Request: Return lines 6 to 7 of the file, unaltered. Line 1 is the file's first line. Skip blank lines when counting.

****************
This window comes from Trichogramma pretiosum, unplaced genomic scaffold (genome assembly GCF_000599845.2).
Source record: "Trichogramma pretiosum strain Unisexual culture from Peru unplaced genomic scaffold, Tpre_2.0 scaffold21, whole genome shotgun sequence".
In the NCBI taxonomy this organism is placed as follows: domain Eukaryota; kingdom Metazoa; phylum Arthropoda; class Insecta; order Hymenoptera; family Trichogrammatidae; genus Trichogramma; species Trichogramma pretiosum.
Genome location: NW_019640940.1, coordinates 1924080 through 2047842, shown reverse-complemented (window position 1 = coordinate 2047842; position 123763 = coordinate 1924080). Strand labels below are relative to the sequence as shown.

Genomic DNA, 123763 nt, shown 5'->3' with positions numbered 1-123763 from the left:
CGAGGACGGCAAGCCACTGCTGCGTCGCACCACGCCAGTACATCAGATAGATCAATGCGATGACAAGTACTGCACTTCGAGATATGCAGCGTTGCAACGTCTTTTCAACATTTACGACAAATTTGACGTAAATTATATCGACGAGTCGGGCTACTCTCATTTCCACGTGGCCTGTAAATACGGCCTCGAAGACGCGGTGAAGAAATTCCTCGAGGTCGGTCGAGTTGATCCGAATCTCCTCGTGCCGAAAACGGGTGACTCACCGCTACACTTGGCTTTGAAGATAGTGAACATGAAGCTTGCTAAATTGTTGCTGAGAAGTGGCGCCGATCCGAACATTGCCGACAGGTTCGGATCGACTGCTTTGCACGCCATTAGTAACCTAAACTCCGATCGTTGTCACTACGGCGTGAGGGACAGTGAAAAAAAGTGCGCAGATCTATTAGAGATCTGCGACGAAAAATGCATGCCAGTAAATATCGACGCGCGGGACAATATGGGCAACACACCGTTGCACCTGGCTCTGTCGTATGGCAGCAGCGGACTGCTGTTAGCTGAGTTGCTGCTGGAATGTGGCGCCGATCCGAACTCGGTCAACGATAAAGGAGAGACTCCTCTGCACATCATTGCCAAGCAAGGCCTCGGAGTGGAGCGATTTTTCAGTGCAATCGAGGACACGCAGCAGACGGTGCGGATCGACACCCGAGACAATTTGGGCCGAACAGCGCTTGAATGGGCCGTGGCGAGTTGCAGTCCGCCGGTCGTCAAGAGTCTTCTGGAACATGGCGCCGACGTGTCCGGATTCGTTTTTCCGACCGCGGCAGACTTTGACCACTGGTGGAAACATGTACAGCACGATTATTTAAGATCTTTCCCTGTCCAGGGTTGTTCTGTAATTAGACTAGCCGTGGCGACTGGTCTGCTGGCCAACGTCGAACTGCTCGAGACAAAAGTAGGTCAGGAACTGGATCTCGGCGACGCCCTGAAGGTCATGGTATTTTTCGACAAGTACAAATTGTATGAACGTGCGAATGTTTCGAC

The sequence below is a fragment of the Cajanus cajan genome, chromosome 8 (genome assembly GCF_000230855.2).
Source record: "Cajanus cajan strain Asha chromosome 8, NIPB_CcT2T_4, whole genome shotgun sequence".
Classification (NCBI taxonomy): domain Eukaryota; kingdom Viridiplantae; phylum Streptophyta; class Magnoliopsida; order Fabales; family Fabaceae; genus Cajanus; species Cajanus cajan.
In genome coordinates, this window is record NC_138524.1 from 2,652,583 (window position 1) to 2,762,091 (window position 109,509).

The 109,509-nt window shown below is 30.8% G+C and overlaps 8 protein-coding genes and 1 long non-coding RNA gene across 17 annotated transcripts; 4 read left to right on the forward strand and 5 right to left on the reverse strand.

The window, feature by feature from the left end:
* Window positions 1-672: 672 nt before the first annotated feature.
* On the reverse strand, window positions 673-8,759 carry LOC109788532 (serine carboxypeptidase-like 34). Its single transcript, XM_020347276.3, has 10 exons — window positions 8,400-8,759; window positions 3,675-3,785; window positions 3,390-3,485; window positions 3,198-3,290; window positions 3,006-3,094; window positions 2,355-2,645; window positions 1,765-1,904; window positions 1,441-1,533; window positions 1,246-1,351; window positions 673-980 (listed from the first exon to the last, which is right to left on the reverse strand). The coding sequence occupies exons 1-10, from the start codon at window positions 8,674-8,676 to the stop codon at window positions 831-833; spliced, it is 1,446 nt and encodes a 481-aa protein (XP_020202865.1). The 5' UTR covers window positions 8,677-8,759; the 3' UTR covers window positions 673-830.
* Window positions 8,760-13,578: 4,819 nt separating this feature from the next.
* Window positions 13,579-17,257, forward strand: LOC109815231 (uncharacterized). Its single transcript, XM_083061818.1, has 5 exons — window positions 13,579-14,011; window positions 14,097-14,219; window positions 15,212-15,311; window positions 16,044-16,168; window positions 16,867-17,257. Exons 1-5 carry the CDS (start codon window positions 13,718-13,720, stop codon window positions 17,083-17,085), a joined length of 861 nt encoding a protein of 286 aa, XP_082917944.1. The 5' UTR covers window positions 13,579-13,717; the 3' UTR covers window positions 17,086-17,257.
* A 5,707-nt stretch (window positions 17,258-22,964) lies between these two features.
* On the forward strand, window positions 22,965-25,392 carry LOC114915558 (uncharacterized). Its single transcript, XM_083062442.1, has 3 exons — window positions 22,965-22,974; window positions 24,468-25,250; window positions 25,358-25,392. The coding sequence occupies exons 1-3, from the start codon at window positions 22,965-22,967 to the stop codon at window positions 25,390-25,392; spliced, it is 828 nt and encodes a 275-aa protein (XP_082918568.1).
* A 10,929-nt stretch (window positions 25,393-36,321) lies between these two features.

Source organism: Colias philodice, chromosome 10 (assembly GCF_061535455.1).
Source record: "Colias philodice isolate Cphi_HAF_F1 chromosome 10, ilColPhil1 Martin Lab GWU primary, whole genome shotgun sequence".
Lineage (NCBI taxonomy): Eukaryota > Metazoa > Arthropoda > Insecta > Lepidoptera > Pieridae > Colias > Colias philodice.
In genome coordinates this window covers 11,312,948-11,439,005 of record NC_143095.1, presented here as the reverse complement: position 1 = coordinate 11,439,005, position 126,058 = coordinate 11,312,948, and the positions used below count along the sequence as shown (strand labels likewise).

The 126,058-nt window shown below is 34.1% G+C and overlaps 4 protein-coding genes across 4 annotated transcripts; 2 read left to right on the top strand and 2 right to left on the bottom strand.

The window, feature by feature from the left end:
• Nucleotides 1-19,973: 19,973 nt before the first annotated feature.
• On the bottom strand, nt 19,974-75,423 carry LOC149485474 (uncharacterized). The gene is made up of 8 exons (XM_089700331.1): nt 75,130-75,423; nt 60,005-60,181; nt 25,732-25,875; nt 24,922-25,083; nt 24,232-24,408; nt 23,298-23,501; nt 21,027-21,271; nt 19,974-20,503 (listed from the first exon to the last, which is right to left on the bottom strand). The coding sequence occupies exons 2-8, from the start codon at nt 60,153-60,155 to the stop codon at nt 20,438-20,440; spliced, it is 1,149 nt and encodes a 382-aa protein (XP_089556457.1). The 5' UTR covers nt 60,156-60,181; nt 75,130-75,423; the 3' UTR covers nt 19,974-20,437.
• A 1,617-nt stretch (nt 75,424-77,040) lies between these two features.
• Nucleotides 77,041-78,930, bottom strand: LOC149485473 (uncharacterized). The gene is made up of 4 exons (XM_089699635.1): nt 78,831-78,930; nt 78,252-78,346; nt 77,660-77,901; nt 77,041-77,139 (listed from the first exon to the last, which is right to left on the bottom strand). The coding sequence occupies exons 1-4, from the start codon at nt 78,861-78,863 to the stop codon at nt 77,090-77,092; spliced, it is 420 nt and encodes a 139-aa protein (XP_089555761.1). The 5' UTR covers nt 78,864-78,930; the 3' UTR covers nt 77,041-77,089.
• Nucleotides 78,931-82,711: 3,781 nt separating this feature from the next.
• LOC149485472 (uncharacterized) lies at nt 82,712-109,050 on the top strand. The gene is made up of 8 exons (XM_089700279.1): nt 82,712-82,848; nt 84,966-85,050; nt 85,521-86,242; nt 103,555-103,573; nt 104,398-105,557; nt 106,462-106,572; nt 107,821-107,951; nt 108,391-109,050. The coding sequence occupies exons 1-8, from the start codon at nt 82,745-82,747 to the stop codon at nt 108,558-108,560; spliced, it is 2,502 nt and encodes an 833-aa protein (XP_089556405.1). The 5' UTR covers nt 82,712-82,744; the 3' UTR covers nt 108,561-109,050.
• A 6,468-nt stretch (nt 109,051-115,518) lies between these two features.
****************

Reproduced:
CGAGGACGGCAAGCCACTGCTGCGTCGCACCACGCCAGTACATCAGATAGATCAATGCGATGACAAGTACTGCACTTCGAGATATGCAGCGTTGCAACGTCTTTTCAACATTTACGACAAATTTGACGTAAATTATATCGACGAGTCGGGCTACTCTCATTTCCACGTGGCCTGTAAATACGGCCTCGAAGACGCGGTGAAGAAATTCCTCGAGGTCGGTCGAGTTGATCCGAATCTCCTCGTGCCGAAAACGGGTGACTCACCGCTACACTTGGCTTTGAAGATAGTGAACATGAAGCTTGCTAAATTGTTGCTGAGAAGTGGCGCCGATCCGAACATTGCCGACAGGTTCGGATCGACTGCTTTGCACGCCATTAGTAACCTAAACTCCGATCGTTGTCACTACGGCGTGAGGGACAGTGAAAAAAAGTGCGCAGATCTATTAGAGATCTGCGACGAAAAATGCATGCCAGTAAATATCGACGCGCGGGACAATATGGGCAACACACCGTTGCACCTGGCTCTGTCGTATGGCAGCAGCGGACTGCTGTTAGCTGAGTTGCTGCTGGAATGTGGCGCCGATCCGAACTCGGTCAACGATAAAGGAGAGACTCCTCTGCACATCATTGCCAAGCAAGGCCTCGGAGTGGAGCGATTTTTCAGTGCAATCGAGGACACGCAGCAGACGGTGCGGATCGACACCCGAGACAATTTGGGCCGAACAGCGCTTGAATGGGCCGTGGCGAGTTGCAGTCCGCCGGTCGTCAAGAGTCTTCTGGAACATGGCGCCGACGTGTCCGGATTCGTTTTTCCGACCGCGGCAGACTTTGACCACTGGTGGAAACATGTACAGCACGATTATTTAAGATCTTTCCCTGTCCAGGGTTGTTCTGTAATTAGACTAGCCGTGGCGACTGGTCTGCTGGCCAACGTCGAACTGCTCGAGACAAAAGTAGGTCAGGAACTGGATCTCGGCGACGCCCTGAAGGTCATGGTATTTTTCGACAAGTACAAATTGTATGAACGTGCGAATGTTTCGAC

The sequence below is a fragment of the Cajanus cajan genome, chromosome 8 (genome assembly GCF_000230855.2).